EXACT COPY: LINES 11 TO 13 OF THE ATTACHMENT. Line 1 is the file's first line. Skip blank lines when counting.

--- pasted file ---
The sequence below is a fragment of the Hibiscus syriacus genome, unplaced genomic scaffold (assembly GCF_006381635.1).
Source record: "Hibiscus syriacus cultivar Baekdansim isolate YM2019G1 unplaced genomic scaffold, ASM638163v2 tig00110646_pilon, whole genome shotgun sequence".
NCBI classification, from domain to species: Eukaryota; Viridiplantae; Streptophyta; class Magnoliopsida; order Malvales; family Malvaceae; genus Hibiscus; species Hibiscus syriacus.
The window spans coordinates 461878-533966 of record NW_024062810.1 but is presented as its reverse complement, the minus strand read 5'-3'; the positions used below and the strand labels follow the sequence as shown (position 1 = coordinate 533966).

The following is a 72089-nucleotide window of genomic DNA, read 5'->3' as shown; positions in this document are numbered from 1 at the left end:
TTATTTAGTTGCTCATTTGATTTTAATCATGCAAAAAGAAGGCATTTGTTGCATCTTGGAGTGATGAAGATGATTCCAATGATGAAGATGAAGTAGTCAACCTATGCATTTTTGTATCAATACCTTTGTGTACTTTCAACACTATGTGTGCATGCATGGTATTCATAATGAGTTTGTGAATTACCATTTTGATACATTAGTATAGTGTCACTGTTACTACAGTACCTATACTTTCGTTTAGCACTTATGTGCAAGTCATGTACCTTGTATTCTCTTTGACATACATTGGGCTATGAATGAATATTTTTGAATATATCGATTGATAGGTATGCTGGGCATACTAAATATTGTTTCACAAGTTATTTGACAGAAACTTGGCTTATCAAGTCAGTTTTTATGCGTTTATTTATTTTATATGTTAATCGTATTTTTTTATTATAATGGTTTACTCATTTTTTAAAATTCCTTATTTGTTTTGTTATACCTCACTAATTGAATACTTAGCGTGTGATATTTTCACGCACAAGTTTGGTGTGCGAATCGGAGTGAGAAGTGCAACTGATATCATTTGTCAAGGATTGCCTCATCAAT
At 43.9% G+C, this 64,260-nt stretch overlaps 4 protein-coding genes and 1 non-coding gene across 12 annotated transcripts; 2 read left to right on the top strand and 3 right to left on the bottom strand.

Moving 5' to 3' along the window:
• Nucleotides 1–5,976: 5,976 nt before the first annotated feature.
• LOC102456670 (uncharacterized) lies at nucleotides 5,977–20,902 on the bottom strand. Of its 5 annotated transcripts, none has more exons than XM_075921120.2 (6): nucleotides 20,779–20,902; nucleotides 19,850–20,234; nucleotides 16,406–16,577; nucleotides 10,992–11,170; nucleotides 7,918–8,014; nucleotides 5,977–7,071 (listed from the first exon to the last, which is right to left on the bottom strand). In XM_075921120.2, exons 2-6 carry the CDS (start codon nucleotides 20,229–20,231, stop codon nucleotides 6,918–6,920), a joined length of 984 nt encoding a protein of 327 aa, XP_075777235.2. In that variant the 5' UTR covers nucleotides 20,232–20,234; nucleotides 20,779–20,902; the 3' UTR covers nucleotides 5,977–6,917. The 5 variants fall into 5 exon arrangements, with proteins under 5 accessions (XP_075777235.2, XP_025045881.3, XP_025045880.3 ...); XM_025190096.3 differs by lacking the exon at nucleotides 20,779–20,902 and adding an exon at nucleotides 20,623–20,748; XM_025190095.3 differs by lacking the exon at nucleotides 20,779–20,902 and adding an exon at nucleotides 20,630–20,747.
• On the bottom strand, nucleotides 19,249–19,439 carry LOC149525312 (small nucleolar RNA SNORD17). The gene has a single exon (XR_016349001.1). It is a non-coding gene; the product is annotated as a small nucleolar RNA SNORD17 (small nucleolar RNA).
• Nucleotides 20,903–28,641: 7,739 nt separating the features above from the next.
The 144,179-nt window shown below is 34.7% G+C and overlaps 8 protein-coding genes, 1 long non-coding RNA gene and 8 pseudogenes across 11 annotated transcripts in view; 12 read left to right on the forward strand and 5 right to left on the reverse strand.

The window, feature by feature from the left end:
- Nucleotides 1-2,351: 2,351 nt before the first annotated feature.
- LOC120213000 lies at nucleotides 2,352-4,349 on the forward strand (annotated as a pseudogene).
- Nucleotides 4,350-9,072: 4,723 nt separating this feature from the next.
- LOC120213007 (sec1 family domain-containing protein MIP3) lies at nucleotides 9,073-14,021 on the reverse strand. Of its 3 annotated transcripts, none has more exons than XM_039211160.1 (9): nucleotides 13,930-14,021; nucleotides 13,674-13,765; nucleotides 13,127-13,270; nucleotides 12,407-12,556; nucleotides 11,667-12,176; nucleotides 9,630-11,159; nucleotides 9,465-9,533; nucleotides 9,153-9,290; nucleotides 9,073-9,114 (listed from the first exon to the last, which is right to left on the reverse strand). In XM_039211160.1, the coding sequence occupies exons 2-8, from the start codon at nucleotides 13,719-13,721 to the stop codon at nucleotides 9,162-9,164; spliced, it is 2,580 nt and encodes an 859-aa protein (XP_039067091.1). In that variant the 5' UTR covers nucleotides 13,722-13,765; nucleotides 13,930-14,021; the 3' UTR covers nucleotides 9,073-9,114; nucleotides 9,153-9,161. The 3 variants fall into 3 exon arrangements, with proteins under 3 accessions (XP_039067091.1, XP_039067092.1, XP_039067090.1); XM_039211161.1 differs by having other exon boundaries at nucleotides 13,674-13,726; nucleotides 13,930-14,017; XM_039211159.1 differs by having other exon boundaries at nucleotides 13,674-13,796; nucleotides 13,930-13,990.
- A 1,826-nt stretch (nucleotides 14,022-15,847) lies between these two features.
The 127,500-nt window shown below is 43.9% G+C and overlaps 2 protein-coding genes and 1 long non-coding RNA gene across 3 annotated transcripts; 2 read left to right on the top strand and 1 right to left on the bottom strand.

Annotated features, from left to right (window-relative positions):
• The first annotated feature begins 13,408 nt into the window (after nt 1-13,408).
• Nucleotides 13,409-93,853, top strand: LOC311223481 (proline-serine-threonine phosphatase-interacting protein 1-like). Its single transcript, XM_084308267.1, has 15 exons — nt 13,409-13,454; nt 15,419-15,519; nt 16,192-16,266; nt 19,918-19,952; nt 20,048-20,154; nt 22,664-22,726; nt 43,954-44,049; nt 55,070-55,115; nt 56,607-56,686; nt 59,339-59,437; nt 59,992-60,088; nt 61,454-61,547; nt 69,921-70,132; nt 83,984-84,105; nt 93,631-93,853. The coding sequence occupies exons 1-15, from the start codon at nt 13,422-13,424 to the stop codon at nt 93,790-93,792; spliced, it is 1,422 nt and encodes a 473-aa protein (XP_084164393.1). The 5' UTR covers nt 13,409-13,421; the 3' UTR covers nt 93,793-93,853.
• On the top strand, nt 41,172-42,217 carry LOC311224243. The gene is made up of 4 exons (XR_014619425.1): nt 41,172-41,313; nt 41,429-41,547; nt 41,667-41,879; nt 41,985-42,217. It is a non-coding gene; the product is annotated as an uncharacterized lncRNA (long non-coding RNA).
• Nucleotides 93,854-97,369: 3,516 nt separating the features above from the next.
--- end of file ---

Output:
• On the bottom strand, nucleotides 19,249–19,439 carry LOC149525312 (small nucleolar RNA SNORD17). The gene has a single exon (XR_016349001.1). It is a non-coding gene; the product is annotated as a small nucleolar RNA SNORD17 (small nucleolar RNA).
• Nucleotides 20,903–28,641: 7,739 nt separating the features above from the next.
The 144,179-nt window shown below is 34.7% G+C and overlaps 8 protein-coding genes, 1 long non-coding RNA gene and 8 pseudogenes across 11 annotated transcripts in view; 12 read left to right on the forward strand and 5 right to left on the reverse strand.